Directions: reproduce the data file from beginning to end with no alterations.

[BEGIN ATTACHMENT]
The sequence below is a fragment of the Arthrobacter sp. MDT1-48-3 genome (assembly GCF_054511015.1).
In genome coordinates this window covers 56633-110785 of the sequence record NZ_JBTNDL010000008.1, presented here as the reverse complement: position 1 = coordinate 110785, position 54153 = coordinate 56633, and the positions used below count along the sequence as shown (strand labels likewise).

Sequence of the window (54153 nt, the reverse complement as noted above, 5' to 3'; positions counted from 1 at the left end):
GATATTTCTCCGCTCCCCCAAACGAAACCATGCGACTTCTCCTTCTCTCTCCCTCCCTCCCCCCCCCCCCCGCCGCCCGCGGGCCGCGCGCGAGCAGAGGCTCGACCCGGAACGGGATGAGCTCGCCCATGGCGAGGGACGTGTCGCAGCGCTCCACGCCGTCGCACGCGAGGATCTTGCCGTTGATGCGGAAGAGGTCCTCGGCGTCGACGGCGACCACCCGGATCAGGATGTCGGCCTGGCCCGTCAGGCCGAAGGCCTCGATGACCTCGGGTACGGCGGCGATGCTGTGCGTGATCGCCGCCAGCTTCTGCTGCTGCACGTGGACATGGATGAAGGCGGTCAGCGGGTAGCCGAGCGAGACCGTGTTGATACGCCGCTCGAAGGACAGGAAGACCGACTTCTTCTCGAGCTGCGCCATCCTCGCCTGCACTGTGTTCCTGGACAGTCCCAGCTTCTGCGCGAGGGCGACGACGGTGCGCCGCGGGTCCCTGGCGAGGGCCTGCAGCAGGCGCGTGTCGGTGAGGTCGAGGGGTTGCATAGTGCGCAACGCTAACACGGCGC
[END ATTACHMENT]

The sequence below is a fragment of the Arthrobacter sp. MDT1-48-3 genome (assembly GCF_054511015.1).
In genome coordinates this window covers 56633-110785 of the sequence record NZ_JBTNDL010000008.1, presented here as the reverse complement: position 1 = coordinate 110785, position 54153 = coordinate 56633, and the positions used below count along the sequence as shown (strand labels likewise).

Sequence of the window (54153 nt, the reverse complement as noted above, 5' to 3'; positions counted from 1 at the left end):
GATATTTCTCCGCTCCCCCAAACGAAACCATGCGACTTCTCCTTCTCTCTCCCTCCCTCCCCCCCCCCCCCGCCGCCCGCGGGCCGCGCGCGAGCAGAGGCTCGACCCGGAACGGGATGAGCTCGCCCATGGCGAGGGACGTGTCGCAGCGCTCCACGCCGTCGCACGCGAGGATCTTGCCGTTGATGCGGAAGAGGTCCTCGGCGTCGACGGCGACCACCCGGATCAGGATGTCGGCCTGGCCCGTCAGGCCGAAGGCCTCGATGACCTCGGGTACGGCGGCGATGCTGTGCGTGATCGCCGCCAGCTTCTGCTGCTGCACGTGGACATGGATGAAGGCGGTCAGCGGGTAGCCGAGCGAGACCGTGTTGATACGCCGCTCGAAGGACAGGAAGACCGACTTCTTCTCGAGCTGCGCCATCCTCGCCTGCACTGTGTTCCTGGACAGTCCCAGCTTCTGCGCGAGGGCGACGACGGTGCGCCGCGGGTCCCTGGCGAGGGCCTGCAGCAGGCGCGTGTCGGTGAGGTCGAGGGGTTGCATAGTGCGCAACGCTAACACGGCGC